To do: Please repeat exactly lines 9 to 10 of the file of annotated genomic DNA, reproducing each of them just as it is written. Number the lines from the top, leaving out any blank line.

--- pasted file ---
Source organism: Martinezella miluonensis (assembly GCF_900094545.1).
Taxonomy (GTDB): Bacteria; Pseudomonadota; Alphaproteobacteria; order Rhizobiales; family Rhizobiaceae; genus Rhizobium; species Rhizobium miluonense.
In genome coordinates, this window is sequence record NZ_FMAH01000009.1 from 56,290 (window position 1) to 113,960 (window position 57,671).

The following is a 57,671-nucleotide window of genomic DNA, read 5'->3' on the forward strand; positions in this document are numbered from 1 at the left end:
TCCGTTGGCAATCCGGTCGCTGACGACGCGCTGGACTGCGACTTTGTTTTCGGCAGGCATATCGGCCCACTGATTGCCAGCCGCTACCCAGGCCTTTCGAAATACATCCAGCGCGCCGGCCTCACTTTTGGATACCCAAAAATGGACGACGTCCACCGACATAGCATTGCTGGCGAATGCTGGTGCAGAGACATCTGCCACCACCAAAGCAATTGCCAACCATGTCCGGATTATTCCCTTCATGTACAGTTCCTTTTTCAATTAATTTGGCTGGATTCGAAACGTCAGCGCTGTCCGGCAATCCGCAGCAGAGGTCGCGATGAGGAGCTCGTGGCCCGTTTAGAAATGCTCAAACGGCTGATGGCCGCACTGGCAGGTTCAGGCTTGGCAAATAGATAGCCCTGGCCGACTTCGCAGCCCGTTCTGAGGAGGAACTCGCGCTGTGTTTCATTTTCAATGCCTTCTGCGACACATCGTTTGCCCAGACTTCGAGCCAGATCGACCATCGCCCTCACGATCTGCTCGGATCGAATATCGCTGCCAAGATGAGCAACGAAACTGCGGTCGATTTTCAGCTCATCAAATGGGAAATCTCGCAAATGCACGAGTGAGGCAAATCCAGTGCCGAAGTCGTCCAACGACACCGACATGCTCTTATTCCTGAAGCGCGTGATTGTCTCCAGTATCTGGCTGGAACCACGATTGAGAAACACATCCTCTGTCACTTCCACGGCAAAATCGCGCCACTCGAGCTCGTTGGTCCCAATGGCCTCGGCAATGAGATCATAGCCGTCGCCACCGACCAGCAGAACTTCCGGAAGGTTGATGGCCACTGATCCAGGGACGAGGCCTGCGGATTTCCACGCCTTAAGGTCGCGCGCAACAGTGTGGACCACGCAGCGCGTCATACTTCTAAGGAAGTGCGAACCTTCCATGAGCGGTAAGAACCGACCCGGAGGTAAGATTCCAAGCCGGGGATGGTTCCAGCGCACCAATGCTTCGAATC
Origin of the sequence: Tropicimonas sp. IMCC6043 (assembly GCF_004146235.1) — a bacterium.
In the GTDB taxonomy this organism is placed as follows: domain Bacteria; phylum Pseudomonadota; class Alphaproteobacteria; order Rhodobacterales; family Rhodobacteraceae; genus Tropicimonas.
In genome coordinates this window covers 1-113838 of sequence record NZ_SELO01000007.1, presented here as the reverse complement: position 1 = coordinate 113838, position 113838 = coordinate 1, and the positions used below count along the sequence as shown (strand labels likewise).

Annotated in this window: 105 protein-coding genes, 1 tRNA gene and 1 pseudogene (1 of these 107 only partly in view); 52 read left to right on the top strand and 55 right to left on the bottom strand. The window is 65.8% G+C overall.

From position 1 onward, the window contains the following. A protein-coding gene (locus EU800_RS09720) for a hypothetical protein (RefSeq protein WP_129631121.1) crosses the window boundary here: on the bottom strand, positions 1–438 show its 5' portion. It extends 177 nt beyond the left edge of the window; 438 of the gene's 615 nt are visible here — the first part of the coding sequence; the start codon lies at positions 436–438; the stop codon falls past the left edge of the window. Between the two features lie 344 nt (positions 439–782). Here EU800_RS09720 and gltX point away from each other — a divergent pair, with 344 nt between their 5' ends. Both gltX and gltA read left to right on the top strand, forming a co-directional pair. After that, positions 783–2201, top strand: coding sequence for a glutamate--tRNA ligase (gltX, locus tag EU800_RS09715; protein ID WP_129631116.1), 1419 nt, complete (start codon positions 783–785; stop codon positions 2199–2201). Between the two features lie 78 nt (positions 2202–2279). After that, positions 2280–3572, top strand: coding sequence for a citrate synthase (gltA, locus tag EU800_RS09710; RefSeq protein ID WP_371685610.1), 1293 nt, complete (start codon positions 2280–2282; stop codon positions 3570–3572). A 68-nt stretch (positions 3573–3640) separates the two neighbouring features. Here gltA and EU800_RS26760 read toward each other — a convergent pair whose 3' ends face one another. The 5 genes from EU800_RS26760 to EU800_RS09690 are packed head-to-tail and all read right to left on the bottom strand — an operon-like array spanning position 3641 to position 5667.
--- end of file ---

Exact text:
Annotated in this window: 105 protein-coding genes, 1 tRNA gene and 1 pseudogene (1 of these 107 only partly in view); 52 read left to right on the top strand and 55 right to left on the bottom strand. The window is 65.8% G+C overall.

From position 1 onward, the window contains the following. A protein-coding gene (locus EU800_RS09720) for a hypothetical protein (RefSeq protein WP_129631121.1) crosses the window boundary here: on the bottom strand, positions 1–438 show its 5' portion. It extends 177 nt beyond the left edge of the window; 438 of the gene's 615 nt are visible here — the first part of the coding sequence; the start codon lies at positions 436–438; the stop codon falls past the left edge of the window. Between the two features lie 344 nt (positions 439–782). Here EU800_RS09720 and gltX point away from each other — a divergent pair, with 344 nt between their 5' ends. Both gltX and gltA read left to right on the top strand, forming a co-directional pair. After that, positions 783–2201, top strand: coding sequence for a glutamate--tRNA ligase (gltX, locus tag EU800_RS09715; protein ID WP_129631116.1), 1419 nt, complete (start codon positions 783–785; stop codon positions 2199–2201). Between the two features lie 78 nt (positions 2202–2279). After that, positions 2280–3572, top strand: coding sequence for a citrate synthase (gltA, locus tag EU800_RS09710; RefSeq protein ID WP_371685610.1), 1293 nt, complete (start codon positions 2280–2282; stop codon positions 3570–3572). A 68-nt stretch (positions 3573–3640) separates the two neighbouring features. Here gltA and EU800_RS26760 read toward each other — a convergent pair whose 3' ends face one another. The 5 genes from EU800_RS26760 to EU800_RS09690 are packed head-to-tail and all read right to left on the bottom strand — an operon-like array spanning position 3641 to position 5667.